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The People You'd Leave Behind


I have this theory that most people are full of shit on the internet. That includes me. Life is easier when we only share our protected selves. There’s clenched fear in being honest. With that said, the only place I am confident and fearless is in my writing. That’s not a brag – that’s the definition of latency. So here goes.

I have another theory, too. We don’t talk enough about what Churchill called “The black dog.”

Mental health. Depression. Suicide.

Yeah, unpleasant, isn’t it?

I have struggled with bipolar disorder and clinical depression for more than a decade. Some days the Wheaties don’t go down right. Some days the world goes completely black. Even with the meds. Even with years of Cognitive Behavioral Therapy. Even with an unquenching thirst for the big answers to life. Even with a daily push for positivity. Every goddamn morning, I wake to fight the black dog in my bedroom. I punch above my weight. So far, I’m winning.

This leads me to Meri.

I met her at group therapy. She was an artist and a writer. We became friends and went to poetry and spoken word events at the Mercury Café in downtown Denver. She always noted the level of intensity I brought to public speaking. We even co-wrote a few poems. Meri, like me, had some serious suffering under her belt. She first tried to take her life at 15. Last year, she succeeded.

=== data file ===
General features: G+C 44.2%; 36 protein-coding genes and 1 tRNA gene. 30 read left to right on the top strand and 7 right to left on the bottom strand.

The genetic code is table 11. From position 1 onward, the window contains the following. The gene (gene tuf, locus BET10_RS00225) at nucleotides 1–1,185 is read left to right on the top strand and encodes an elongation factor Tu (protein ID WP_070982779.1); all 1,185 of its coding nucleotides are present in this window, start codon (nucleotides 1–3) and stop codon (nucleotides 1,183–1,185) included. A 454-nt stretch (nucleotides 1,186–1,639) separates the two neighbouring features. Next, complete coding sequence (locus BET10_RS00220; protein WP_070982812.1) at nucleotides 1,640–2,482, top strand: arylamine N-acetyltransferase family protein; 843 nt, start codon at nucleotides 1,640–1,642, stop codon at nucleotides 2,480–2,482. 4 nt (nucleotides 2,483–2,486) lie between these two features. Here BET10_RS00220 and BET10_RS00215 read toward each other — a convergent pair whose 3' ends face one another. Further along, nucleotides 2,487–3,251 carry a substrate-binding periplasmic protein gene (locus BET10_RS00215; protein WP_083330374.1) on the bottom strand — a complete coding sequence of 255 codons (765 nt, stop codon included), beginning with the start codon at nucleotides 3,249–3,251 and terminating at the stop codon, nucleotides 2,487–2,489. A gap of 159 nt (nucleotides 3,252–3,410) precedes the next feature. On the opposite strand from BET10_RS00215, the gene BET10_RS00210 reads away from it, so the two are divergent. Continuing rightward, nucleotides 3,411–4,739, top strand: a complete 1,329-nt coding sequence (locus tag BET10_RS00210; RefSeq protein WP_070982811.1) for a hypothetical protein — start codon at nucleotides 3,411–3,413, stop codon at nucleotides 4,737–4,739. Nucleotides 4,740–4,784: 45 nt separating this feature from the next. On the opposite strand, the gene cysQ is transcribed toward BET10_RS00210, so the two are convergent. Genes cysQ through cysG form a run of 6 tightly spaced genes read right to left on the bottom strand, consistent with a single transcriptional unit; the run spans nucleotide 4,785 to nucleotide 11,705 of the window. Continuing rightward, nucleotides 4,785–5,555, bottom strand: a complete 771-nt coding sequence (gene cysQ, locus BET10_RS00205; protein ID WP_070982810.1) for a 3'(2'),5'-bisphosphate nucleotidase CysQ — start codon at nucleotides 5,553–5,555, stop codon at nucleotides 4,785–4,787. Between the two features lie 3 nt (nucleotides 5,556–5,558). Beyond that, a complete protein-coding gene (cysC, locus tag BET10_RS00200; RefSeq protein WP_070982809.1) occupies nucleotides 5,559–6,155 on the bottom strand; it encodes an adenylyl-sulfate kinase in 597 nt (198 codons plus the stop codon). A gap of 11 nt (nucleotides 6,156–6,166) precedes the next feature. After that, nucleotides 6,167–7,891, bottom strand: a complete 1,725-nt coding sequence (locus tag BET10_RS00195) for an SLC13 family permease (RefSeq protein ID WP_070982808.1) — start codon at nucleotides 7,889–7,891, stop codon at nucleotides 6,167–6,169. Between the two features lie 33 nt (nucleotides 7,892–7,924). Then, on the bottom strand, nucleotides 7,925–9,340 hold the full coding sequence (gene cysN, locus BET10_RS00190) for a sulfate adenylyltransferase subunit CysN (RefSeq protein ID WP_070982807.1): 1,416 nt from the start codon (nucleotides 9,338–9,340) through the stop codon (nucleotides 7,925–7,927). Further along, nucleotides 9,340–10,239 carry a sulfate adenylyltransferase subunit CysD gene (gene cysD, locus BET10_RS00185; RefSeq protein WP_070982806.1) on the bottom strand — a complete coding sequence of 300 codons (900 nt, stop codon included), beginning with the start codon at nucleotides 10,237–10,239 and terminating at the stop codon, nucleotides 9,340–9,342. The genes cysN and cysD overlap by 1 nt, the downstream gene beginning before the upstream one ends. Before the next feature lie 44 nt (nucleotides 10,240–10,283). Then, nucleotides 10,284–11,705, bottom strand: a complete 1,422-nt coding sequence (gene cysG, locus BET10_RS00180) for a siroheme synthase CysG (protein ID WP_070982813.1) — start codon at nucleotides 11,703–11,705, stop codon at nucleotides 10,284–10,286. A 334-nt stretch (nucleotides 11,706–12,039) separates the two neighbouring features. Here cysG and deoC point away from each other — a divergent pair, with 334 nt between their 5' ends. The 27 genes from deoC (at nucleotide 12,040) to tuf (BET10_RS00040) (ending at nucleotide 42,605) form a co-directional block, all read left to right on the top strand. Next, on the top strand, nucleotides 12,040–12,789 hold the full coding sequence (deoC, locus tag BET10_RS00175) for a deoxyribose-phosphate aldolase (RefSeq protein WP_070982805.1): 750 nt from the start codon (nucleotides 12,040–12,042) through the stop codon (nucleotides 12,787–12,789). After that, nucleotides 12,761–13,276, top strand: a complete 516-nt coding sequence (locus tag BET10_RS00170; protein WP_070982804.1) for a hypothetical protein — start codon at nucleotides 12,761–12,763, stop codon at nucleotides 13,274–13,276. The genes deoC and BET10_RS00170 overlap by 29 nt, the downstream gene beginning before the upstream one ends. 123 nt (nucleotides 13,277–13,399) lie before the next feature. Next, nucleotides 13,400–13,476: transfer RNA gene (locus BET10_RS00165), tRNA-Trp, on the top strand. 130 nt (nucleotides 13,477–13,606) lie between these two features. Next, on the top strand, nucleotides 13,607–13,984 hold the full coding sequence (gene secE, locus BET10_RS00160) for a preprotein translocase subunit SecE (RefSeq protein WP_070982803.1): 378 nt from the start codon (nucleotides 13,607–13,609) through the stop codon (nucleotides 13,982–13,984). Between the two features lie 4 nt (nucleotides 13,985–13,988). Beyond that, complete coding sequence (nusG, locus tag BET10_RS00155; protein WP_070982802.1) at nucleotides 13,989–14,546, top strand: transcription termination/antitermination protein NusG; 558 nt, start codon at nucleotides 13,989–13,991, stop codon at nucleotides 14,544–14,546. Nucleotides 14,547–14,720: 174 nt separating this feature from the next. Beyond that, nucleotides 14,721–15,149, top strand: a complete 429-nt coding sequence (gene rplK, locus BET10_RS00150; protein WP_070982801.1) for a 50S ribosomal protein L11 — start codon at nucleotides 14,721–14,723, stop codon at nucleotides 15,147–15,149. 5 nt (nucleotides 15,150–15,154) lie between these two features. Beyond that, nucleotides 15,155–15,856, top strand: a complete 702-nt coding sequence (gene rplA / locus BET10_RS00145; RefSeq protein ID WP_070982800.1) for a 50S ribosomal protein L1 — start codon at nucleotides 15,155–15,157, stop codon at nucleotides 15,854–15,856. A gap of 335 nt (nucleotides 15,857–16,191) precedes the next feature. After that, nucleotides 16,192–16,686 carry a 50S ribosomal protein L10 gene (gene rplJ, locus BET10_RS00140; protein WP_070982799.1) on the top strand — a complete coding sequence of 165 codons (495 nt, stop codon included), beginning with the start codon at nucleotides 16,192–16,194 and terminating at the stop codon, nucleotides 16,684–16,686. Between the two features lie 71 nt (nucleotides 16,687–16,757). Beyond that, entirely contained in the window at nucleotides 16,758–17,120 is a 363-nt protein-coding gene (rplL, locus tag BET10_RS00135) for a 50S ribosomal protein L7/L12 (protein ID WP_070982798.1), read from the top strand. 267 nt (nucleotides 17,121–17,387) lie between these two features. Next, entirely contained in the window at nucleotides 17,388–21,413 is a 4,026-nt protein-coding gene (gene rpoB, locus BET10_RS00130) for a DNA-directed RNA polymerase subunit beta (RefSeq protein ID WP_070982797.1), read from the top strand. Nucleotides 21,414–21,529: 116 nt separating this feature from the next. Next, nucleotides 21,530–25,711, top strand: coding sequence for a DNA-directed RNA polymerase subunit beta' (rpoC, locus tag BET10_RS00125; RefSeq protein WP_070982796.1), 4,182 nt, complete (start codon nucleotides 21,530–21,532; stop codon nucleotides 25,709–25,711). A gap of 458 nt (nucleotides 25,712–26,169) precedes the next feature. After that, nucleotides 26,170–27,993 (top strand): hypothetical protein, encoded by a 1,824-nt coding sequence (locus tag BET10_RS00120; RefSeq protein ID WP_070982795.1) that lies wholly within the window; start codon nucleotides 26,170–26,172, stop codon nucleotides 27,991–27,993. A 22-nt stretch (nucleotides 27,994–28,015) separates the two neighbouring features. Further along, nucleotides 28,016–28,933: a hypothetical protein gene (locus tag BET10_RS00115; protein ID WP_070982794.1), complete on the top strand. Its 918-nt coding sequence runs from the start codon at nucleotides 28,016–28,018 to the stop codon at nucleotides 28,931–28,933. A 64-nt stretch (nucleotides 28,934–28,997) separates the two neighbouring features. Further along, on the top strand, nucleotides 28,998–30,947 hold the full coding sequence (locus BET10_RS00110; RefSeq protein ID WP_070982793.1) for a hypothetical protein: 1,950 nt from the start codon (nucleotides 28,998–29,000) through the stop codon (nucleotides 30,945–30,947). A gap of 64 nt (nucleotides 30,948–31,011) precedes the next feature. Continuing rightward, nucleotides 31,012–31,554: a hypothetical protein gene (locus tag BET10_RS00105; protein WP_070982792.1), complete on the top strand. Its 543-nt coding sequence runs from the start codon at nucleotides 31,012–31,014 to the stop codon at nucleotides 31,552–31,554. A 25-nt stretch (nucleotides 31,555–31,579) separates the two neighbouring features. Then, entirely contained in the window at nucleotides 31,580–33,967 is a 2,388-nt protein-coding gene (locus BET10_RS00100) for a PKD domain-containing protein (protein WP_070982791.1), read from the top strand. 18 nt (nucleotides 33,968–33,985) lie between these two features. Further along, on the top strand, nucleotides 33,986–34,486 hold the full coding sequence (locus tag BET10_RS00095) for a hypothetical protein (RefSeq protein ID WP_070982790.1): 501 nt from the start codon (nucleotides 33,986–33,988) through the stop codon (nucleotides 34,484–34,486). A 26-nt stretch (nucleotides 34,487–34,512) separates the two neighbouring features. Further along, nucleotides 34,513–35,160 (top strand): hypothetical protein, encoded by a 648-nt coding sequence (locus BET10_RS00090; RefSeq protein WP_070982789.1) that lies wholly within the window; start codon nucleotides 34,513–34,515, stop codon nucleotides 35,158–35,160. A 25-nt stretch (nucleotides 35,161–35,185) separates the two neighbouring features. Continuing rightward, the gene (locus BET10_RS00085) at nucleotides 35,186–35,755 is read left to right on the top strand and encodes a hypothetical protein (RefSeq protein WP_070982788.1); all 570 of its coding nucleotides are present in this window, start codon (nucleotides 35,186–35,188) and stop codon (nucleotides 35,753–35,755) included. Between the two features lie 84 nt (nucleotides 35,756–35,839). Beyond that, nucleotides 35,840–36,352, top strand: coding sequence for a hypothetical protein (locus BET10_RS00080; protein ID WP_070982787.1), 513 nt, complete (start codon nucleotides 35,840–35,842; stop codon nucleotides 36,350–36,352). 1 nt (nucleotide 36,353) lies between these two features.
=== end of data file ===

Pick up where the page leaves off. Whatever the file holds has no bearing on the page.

November 6, 2020. She texted me the night before. As is common with suicide, I never saw it coming. I’ve been sitting with this innate need to champion her all too short life. Frankly, I still don’t know how to do it properly, but maybe this LinkedIn post will help others who struggle in silence.

Moments like these, what Jacques Derrida termed “The unexpected arrival of the other,” are a swift kick to the face – awakening me to the realization that our little routines are a paltry fortress against the simple fact that life is chaos.

Empathy is inevitable when you see yourself in the other. I saw myself in Meri. Perhaps too much. I hope she’s in a better place, free of pain. Happy.

If there’s one thing I want to make clear, it’s that there’s no shame in speaking up. People love you as you are. You are not alone. I know this for a fact when I experienced a massive outpouring of support from friends in November of 2018. They saw in me what I couldn’t. I’m getting there now.

Please take care of yourself. Mental health is health. Period. If you’re a man, bury the stigma and be as brave as you can be. Do it for others who struggle. Be your own advocate. Do it for the people you’d leave behind.

It’s worth it.

Even when those Wheaties aren’t going down right.

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